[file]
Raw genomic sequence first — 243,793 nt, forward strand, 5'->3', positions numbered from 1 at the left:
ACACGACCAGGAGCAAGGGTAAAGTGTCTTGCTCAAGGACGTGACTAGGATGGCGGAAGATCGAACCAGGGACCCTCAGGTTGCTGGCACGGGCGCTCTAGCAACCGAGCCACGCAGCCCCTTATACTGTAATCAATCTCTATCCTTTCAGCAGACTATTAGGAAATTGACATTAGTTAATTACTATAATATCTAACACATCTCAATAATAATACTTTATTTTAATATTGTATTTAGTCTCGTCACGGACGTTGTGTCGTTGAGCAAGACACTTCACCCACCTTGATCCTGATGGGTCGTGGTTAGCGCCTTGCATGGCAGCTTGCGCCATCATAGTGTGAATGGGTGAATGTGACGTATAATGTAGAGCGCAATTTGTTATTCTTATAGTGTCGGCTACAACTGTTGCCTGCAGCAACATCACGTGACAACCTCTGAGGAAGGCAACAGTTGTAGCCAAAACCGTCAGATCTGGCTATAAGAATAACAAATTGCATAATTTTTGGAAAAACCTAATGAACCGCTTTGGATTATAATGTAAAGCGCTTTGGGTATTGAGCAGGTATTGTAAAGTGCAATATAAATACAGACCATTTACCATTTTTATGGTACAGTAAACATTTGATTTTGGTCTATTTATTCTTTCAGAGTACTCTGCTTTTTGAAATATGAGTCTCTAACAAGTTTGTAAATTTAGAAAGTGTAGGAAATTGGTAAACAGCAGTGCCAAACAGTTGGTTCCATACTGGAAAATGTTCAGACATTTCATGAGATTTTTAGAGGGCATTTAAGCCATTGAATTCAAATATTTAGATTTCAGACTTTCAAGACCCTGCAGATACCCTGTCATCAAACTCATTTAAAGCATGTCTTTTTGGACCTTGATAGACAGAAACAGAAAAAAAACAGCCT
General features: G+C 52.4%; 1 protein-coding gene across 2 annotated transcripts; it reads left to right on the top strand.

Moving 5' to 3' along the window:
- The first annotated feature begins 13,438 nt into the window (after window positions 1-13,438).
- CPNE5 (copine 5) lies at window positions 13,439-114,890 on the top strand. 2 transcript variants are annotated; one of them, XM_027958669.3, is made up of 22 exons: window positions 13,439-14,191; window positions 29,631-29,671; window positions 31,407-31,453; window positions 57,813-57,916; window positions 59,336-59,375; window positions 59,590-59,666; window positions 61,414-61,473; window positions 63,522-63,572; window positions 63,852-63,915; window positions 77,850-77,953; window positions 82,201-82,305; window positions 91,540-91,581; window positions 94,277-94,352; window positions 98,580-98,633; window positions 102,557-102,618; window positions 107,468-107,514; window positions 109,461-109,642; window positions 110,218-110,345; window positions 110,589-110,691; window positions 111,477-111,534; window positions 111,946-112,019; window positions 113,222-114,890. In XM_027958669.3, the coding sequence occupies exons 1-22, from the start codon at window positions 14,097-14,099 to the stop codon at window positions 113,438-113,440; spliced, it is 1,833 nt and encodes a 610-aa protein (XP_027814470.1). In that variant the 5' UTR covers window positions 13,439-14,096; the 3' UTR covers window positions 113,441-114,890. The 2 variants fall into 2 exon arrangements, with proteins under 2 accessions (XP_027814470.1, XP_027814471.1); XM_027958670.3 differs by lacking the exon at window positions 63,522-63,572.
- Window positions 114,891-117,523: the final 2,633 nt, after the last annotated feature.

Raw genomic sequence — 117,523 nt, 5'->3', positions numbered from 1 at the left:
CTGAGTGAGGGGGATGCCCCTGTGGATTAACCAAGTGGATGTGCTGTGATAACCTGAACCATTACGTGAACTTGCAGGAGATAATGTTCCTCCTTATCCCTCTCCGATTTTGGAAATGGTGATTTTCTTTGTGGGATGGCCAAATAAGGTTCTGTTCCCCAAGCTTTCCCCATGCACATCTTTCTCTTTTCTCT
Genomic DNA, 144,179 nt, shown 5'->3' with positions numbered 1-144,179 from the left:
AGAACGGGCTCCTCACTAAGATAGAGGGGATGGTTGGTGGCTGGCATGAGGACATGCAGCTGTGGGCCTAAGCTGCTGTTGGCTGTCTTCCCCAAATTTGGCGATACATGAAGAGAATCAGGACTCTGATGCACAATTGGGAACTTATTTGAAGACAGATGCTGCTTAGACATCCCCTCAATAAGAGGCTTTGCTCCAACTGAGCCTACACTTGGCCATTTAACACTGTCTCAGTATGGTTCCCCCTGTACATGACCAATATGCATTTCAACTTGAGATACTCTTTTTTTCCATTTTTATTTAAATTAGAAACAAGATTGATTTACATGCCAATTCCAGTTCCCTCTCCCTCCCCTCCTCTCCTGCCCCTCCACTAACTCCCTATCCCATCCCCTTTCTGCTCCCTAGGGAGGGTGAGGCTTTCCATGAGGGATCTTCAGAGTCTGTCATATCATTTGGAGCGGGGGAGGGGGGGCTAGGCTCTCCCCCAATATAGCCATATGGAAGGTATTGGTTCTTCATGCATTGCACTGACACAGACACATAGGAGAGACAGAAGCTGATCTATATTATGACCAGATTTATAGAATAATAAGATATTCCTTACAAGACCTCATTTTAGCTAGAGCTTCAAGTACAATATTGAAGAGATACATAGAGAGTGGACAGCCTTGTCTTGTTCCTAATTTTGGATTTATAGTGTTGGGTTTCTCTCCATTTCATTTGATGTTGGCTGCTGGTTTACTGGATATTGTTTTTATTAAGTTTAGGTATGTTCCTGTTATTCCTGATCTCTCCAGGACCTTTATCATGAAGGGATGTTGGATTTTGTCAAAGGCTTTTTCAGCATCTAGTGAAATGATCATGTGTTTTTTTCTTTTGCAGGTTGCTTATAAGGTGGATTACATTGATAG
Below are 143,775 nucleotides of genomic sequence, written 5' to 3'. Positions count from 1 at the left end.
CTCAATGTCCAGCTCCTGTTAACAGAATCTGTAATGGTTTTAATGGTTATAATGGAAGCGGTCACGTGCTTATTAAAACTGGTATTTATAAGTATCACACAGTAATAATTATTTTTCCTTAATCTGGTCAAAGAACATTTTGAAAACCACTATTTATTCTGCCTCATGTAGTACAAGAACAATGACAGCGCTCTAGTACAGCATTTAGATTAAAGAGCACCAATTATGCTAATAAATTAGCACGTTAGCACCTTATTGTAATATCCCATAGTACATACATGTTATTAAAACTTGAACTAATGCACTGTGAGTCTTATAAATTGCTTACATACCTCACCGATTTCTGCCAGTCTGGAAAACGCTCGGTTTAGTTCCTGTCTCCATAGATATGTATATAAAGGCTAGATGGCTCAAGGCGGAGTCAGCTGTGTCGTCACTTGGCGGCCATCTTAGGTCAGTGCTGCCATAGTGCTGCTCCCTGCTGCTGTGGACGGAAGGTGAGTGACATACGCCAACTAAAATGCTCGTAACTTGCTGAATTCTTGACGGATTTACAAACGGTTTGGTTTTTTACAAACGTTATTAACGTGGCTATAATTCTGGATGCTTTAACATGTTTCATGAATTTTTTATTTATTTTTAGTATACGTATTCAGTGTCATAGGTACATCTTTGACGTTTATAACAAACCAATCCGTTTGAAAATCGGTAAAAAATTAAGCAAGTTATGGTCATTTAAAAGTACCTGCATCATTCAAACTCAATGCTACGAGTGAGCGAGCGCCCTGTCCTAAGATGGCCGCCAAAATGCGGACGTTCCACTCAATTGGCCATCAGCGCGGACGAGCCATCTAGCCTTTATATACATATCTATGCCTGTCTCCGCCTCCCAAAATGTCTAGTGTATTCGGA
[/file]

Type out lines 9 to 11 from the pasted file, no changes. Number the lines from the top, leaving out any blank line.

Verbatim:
CTGAGTGAGGGGGATGCCCCTGTGGATTAACCAAGTGGATGTGCTGTGATAACCTGAACCATTACGTGAACTTGCAGGAGATAATGTTCCTCCTTATCCCTCTCCGATTTTGGAAATGGTGATTTTCTTTGTGGGATGGCCAAATAAGGTTCTGTTCCCCAAGCTTTCCCCATGCACATCTTTCTCTTTTCTCT
Genomic DNA, 144,179 nt, shown 5'->3' with positions numbered 1-144,179 from the left:
AGAACGGGCTCCTCACTAAGATAGAGGGGATGGTTGGTGGCTGGCATGAGGACATGCAGCTGTGGGCCTAAGCTGCTGTTGGCTGTCTTCCCCAAATTTGGCGATACATGAAGAGAATCAGGACTCTGATGCACAATTGGGAACTTATTTGAAGACAGATGCTGCTTAGACATCCCCTCAATAAGAGGCTTTGCTCCAACTGAGCCTACACTTGGCCATTTAACACTGTCTCAGTATGGTTCCCCCTGTACATGACCAATATGCATTTCAACTTGAGATACTCTTTTTTTCCATTTTTATTTAAATTAGAAACAAGATTGATTTACATGCCAATTCCAGTTCCCTCTCCCTCCCCTCCTCTCCTGCCCCTCCACTAACTCCCTATCCCATCCCCTTTCTGCTCCCTAGGGAGGGTGAGGCTTTCCATGAGGGATCTTCAGAGTCTGTCATATCATTTGGAGCGGGGGAGGGGGGGCTAGGCTCTCCCCCAATATAGCCATATGGAAGGTATTGGTTCTTCATGCATTGCACTGACACAGACACATAGGAGAGACAGAAGCTGATCTATATTATGACCAGATTTATAGAATAATAAGATATTCCTTACAAGACCTCATTTTAGCTAGAGCTTCAAGTACAATATTGAAGAGATACATAGAGAGTGGACAGCCTTGTCTTGTTCCTAATTTTGGATTTATAGTGTTGGGTTTCTCTCCATTTCATTTGATGTTGGCTGCTGGTTTACTGGATATTGTTTTTATTAAGTTTAGGTATGTTCCTGTTATTCCTGATCTCTCCAGGACCTTTATCATGAAGGGATGTTGGATTTTGTCAAAGGCTTTTTCAGCATCTAGTGAAATGATCATGTGTTTTTTTCTTTTGCAGGTTGCTTATAAGGTGGATTACATTGATAG